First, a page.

Charter Airlines Offer A Wonderful Alternative To Scheduled Flying
A quick survey of the airline industry landscape and it isn’t difficult to realize that the hiring forecast for flight attendants is currently gloomy.
A few bright spots remain, especially for the flight attendant prospect willing to be based and work overseas. Emirates Airline and Etihad Airways are at the vanguard of those types of airlines hiring today, with regional US providers also hiring. With the latter, you can expect substandard pay and tough working conditions.
Charter Airlines: Offering Something Different
For June, instead of repeating the usual choices or focusing on the downside of the industry, I thought it would be of interest to readers if I mentioned those airlines who primarily or exclusively fly charter. Specifically, airlines which fly sports teams, companies, and vacationers on demand.
Please note that although a charter airline is listed, it doesn’t mean that they are hiring at the moment. Typically, these types of air carriers are quite small and staffed with crew who have been employed for a long time. Some use supplemental flight attendants for special flying (such as Haj pilgrimmage), but for the most part you must be trained by them and already on their payroll in order to fly with them:
for flight attendants.
— Founded in 1990, this Miami, FL-based airline provides charter service for companies and for the federal government. At present, Miami Air is extensively involved in ferrying troops back and forth to the Middle East.
Omni Air International — Located in Tulsa, OK, Omni is celebrating its 25th anniversary this year. The airline flies for international charter operators and provides service under government contracts. Several of the airline’s jets are currently being wet-leased to other companies.
— Located in Winston-Salem, NC, Pace exclusively operates as a charter air carrier. The airline has contracts with sports teams and companies and launched Hooters Air in 2003, a scheduled airline service that closed shop in 2006.
— This Las Vegas, NV air carrier is one of the newest and smallest charter operators, having gotten its start in 2002. Though flying just two aircraft, the airline made news a few years ago when they announced that they would purchase 20 Boeing 787 aircraft, a deal they later rescinded.
— Headquartered in Rockford, IL, Ryan started out in the early 1970s as a cargo carrier and began adding passenger flights some ten years later. Today, the company flies for tour operators and is important provider of transportation for college and professional sports teams.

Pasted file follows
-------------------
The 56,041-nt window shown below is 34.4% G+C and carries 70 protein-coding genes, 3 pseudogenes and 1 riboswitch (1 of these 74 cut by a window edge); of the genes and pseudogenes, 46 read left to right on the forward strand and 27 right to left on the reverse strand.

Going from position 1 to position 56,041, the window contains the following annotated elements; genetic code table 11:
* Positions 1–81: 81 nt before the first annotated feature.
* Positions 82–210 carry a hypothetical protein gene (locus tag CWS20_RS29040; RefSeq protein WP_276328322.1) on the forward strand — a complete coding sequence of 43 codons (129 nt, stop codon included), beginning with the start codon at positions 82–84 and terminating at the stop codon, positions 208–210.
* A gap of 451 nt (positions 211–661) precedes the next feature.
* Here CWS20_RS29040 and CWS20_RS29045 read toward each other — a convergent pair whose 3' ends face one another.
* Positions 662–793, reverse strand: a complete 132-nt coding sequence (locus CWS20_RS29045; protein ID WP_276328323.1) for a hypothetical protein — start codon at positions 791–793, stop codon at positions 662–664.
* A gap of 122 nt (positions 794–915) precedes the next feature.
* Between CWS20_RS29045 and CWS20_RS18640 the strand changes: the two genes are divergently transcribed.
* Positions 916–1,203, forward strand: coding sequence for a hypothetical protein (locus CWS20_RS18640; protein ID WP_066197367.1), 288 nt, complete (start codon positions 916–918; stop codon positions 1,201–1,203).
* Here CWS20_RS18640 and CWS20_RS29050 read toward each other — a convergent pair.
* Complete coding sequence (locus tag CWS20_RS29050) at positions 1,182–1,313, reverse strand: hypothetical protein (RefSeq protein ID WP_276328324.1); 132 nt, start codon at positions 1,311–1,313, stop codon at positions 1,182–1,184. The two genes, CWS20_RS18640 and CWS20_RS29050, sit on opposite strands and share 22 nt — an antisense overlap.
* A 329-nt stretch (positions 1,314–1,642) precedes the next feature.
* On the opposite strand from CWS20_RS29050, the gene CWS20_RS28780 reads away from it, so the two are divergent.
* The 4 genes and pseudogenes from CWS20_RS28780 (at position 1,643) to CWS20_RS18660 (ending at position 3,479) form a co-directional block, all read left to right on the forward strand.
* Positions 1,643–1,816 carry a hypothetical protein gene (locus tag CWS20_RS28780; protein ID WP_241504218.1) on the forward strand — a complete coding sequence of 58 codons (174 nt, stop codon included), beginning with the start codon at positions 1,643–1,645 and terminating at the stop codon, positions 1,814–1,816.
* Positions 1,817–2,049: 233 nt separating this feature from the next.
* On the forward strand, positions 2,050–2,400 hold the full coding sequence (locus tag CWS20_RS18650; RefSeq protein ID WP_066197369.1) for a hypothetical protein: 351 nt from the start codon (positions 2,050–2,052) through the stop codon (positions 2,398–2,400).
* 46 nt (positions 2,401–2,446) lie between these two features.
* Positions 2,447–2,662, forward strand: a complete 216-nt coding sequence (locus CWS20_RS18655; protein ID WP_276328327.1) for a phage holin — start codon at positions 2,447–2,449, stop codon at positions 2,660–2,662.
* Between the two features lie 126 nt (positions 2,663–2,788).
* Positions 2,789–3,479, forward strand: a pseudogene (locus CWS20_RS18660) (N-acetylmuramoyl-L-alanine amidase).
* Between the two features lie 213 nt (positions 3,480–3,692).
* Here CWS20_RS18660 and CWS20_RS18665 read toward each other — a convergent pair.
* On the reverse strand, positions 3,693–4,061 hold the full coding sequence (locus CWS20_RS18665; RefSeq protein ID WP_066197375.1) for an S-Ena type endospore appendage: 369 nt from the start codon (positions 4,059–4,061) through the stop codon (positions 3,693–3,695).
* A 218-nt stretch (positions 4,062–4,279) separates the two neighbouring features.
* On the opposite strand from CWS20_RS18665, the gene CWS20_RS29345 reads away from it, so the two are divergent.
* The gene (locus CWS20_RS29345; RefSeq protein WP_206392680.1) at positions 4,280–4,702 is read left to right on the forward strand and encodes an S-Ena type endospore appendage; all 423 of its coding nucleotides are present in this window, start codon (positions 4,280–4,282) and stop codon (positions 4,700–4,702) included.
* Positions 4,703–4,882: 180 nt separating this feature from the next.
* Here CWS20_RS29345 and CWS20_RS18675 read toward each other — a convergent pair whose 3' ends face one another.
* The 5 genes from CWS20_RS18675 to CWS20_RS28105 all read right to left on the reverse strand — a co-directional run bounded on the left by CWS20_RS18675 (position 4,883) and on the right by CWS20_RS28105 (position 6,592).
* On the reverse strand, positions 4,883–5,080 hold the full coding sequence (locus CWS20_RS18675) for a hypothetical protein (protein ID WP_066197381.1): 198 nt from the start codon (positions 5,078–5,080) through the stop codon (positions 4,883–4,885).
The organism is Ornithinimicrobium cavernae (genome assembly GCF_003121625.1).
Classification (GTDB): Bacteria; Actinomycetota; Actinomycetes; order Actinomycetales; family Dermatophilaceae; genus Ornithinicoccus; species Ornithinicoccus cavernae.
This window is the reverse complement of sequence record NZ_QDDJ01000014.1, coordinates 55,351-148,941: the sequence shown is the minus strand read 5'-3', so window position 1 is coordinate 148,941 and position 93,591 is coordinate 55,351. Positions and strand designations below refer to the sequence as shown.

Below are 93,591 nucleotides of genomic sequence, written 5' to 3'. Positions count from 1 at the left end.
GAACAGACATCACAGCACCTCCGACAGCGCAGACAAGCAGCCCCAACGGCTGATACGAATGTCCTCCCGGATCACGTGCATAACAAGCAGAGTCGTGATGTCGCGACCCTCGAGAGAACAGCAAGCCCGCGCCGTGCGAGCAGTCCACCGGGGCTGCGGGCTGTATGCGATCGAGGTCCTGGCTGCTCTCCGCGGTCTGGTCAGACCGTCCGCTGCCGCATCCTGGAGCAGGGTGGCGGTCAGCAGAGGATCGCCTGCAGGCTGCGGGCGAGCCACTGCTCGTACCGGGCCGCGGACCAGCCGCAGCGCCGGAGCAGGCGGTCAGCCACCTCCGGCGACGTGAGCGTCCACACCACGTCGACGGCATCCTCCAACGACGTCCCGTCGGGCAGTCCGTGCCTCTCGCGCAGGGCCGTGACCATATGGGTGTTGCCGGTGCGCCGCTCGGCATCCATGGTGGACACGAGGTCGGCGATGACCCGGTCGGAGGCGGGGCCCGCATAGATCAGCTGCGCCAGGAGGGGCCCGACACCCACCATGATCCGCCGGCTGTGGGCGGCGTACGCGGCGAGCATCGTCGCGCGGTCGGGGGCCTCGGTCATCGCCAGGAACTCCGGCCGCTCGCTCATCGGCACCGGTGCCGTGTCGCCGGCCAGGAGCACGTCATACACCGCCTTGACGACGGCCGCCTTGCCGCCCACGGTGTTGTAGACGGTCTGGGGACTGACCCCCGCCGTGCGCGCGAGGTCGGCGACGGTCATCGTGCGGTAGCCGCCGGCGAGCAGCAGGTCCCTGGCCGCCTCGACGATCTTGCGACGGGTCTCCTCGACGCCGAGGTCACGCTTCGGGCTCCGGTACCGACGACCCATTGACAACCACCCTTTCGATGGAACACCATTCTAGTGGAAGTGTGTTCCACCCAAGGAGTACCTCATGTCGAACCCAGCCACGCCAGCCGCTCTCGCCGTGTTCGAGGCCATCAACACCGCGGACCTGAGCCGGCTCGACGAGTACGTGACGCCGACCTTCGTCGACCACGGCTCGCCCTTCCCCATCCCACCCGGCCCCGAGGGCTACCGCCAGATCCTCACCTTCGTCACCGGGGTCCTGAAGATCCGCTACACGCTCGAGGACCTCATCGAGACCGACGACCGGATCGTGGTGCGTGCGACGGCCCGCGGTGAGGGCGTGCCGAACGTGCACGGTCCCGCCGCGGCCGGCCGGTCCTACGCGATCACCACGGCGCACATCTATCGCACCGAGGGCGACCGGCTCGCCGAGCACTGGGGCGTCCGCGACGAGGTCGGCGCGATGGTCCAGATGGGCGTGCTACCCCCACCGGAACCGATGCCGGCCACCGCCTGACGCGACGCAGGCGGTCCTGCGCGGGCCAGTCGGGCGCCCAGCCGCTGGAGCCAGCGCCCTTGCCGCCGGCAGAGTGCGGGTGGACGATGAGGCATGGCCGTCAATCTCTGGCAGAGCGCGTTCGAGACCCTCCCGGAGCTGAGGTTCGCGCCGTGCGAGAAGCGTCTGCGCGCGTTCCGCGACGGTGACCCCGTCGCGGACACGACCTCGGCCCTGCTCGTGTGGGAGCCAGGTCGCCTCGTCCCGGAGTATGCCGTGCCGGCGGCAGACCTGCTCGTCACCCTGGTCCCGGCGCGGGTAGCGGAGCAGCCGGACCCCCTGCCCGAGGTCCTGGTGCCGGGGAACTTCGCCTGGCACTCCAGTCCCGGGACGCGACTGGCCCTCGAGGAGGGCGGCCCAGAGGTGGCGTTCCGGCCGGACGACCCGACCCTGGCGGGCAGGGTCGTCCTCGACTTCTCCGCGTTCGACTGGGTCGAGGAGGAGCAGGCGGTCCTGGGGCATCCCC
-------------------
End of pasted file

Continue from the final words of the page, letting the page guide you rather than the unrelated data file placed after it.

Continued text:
Sun Country Airlines — Headquartered in the Minneapolis-St. Paul area, Sun Country offers limited scheduled and regular charter services, the latter for tour operators in Mexico and the Caribbean. The airline recently began to build up its Dallas business in a bid to serve travelers to Mexico. Bobbie Sullivan reported April on Professional Pilot News
that Sun Country laid off 45 pilots, so please keep that in mind if applying.
USA3000 Airlines — Established in 2001 by Apple Vacations, USA3000 is headquartered in the Philadelphia, PA area. The airline’s all-Airbus 320 fleet is one of the newest in the industry and flies tour groups from the Northeast and Midwest to Florida, the Dominican Republic, and to Mexico.
USA Jet Airlines — Operating a fleet of MD-9 aircraft with seating for just 50-74 passengers, Ypsilanti, MI-based USA Jet serves freight and charter clientele exclusively. The airline flies sports teams, political candidates, members of the media, tour groups, and provides travel for companies.
World Airways — Based in Peachtree City, GA, World Airways has been flying for 60 years. Primarily a freight hauler and a charter operator, World’s largest customer is the federal government. The airline also owns North American Airlines.
— Located in Elko, NV, Xtra got its start in 1987 as Casino Express Airlines
. The company flies mostly charter flights including for casino tour operators. Flight attendant applications are being accepted with anticipated hiring to commence in Spring 2009.
This list isn’t comprehensive, but it does include all of the U.S. based airlines who regularly provide charter service.
A Stable Future?
One question that prospective candidates have in mind when working for a charter airline is this — are they stable enough to survive the ups and downs of the business? Though it is impossible to predict how any airline will perform long term, the advantage for a charter operator is that their increased costs (namely fuel) are passed on to the customers.
Unlike scheduled airlines who must hold the line on costs or risk losing business, the pressure for charter operators is a bit different — they still want to offer the best service at a decent price, but they can only do this by recouping their rising costs from their customers.
In conclusion, if you are interested in seeking employment with a charter operator, then click on the provided links and see what they have to offer. Send your resume directly to the airline and bookmark their hiring information page(s) to keep tabs on them.
Boeing 787 courtesy of Yasobara
Omni Air courtesy of Christopher Kern
World Airways courtesy of Peter Rimar.